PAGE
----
Screen for making photomechanical printing-plates
US 498127 A
Description (OCR text may contain errors)
M. LEVY. SCREEN FOR MAKING'PH-OTOMBOHANIGAL. PRINTING PLATES. No. 498,127. Patented May 23,1893.
1m: NYORRIS PEYERS cm. PHOTO-LUNG" WASHINGTON: n. c.
UNITED STATES PATENT OFFICE. 7
MAX LEVY, OF PHILADELPHIA, PENNSYLVANIA.
SCREEN-FOR MAKING PHOTOIV IECHANICAL PRINTING-PLATES.
SPEOIFIGATIONforming part of Letters Patent No. 498,127, dated May 23, 1893;
Application filed December 22,1892. Serial No. 456,065- (No model.)
To all whom it may concern.-
Be it known that I, MAX LEVY, a citizen of the United States of America, residing at Philadelphia, in the county of Philadelphia and State of Pennsylvania, have invented certain new and useful Improvements in Gratings or Screens for Photographic Purposes; and I do hereby declare the following to be a full, clear, and exact description of the invention, such as will enable others skilled in the art to which it appertains to make and use the same, reference being had to the accompanying drawings, and to letters of reference marked thereon, which form a part of this specification.
This invention relates to improvements in gratings for the production of pictures for illustrations by the half-tone process; and it consists in providing the usual grating, having parallel lines or cross-lines, with subsidiary lines or dots located between the spaces formed by the cross-lines.
In the production of half-tone engravings by means of a screen or grating it has been customary to employa screen or grating having parallel lines or cross-lines, and the effect obtained by the use of such a screen is open to several objections, among which may be noted that the series of lines and dots which result therefrom give the appearance of a network over the resulting picture, and it is immaterial how fine the rulingmay be there are always some details that are lost by reason of the fact that the lines forming the picture have no reference whatever to the design, and consequently many details occupying the space of but one or even three spaces or intervalsilose their definition and are often eliminated in the resulting picture, the lines filling or corresponding withtheseparated parts of the object, While the aim is to reproduce as closely as possible the characteristics of the original in its minutest as well as its broader details, which is not always possible with the cross-line screen, and to accomplish such end I desire to retain the advantages of the ruled screen and provide such a screen as will render the details more accurate than can be accomplished by simple lines or cross-lines, and to this end I produce a screen having the interstices between the ruled lines being partially filled or occupied by dots, or with sinuous or crooked lines, as will be hereinafter fully set forth andspecifically pointed outin the claims.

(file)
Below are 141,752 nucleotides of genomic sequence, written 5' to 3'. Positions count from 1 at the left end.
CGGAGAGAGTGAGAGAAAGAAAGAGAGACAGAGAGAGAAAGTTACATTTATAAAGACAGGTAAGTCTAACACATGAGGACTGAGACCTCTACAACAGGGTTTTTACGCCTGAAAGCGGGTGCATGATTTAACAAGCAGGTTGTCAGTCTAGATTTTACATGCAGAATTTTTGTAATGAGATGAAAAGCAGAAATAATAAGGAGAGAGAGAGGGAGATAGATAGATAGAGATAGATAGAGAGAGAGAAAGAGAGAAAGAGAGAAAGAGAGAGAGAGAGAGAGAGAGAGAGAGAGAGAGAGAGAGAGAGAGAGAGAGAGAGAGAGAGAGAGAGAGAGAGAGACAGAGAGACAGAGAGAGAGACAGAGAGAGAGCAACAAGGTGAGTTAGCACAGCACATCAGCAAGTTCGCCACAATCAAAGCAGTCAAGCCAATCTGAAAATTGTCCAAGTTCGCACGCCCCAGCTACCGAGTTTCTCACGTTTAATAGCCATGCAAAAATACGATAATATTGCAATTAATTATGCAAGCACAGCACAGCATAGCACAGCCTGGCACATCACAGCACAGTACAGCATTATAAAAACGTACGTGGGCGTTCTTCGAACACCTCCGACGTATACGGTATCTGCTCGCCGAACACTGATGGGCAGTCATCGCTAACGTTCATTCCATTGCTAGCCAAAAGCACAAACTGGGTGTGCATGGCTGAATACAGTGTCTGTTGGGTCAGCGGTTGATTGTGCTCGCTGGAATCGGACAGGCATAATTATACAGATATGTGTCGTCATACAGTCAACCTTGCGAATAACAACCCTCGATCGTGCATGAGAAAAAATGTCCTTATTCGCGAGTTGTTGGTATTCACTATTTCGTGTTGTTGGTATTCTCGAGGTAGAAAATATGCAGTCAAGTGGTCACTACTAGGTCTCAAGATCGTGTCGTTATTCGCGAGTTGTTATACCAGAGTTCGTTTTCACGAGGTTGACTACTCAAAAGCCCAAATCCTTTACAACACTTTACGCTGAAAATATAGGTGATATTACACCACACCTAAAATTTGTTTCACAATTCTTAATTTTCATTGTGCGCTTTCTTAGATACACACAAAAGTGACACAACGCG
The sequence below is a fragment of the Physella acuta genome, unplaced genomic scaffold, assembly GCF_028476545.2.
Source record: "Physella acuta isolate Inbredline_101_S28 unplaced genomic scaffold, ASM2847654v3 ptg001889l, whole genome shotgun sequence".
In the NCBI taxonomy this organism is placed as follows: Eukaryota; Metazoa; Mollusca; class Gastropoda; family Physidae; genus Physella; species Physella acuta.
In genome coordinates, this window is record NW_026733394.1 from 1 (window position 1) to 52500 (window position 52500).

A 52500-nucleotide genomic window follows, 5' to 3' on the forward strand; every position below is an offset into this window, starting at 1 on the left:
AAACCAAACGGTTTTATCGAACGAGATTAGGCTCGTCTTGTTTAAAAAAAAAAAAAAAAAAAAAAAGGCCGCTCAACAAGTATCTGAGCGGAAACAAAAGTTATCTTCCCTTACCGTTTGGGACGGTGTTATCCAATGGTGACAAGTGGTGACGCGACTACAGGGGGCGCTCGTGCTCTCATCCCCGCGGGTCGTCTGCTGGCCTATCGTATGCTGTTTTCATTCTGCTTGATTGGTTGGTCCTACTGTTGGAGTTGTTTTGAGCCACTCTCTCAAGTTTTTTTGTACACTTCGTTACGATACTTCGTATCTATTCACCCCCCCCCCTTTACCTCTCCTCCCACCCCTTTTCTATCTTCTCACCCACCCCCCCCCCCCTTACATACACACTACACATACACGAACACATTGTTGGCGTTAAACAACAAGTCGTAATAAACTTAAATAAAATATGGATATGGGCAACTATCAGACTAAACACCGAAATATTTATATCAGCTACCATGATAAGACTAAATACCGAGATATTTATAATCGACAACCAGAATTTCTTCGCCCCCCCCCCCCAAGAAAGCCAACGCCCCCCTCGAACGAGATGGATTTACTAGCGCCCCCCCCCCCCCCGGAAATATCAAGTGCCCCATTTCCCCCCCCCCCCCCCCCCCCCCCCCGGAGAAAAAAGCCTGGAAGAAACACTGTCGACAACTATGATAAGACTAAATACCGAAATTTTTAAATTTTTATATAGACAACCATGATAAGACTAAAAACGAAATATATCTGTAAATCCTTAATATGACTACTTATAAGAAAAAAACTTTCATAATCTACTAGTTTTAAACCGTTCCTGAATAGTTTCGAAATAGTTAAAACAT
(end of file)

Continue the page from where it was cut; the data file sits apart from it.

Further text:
In the accompanying drawings: Figures 1 and 2 are-enlarged plan views of gratings or screens as they appear when made in accordance with my invention, and Fig. 3 is an enlarged sectional view.
The gratings or screens maybe made up in the usual manner; that is to say, either by photography, manual or mechanical manipulation to produce on t or in the glass plate straight lines which are parallel with each other or crossed, the interstices being occupied either by sinuous lines, crooked lines or dots which willgive a stipple effect.
. In the accompanying drawings A designates the plate of glass, which is provided with straight lines a, which may be parallel and cross each other as shown. stance the spaces between the straight lines are occupied by sinuated crooked lines, or by dots which are granular in form or similar to what appears in marks made by a crayon, when highly magnified. In each instance the interstices are rendered partially opaque, in any suitable manner, preferably the same means being employed that are used to render the lines opaque. The lines or obstructions located in the interstices may be formed after the manner set up in PatentNo. 492,333, which was issued February 21, 1893, to Louis E. Levy and Max Levy, or they may be formed by photography, the lines being reproduced from a suitable pattern upon the glass plate,
which becomes a screen. In use such a plate will give a result which differs from the result given by straight or curved lines; and with such a plate as described a softer appearance is given to the picture and the different shades of light better and more effect- .ively brought out, and it will be obvious that In either in- IOC 1. In a grating or screen for the purpose set forth, having opaque lines, the interstices or spaces between said opaque lines being rendered partially opaque.
2. A grating or screen for the purpose set forth, consisting of a plate having opaque lines which are parallel with each other and are crossed by asimilar series of lines, the in terstices being partially filled or occupied by finer lines.
3. A grating or screen for the purpose set forth, consisting of a plate having opaque,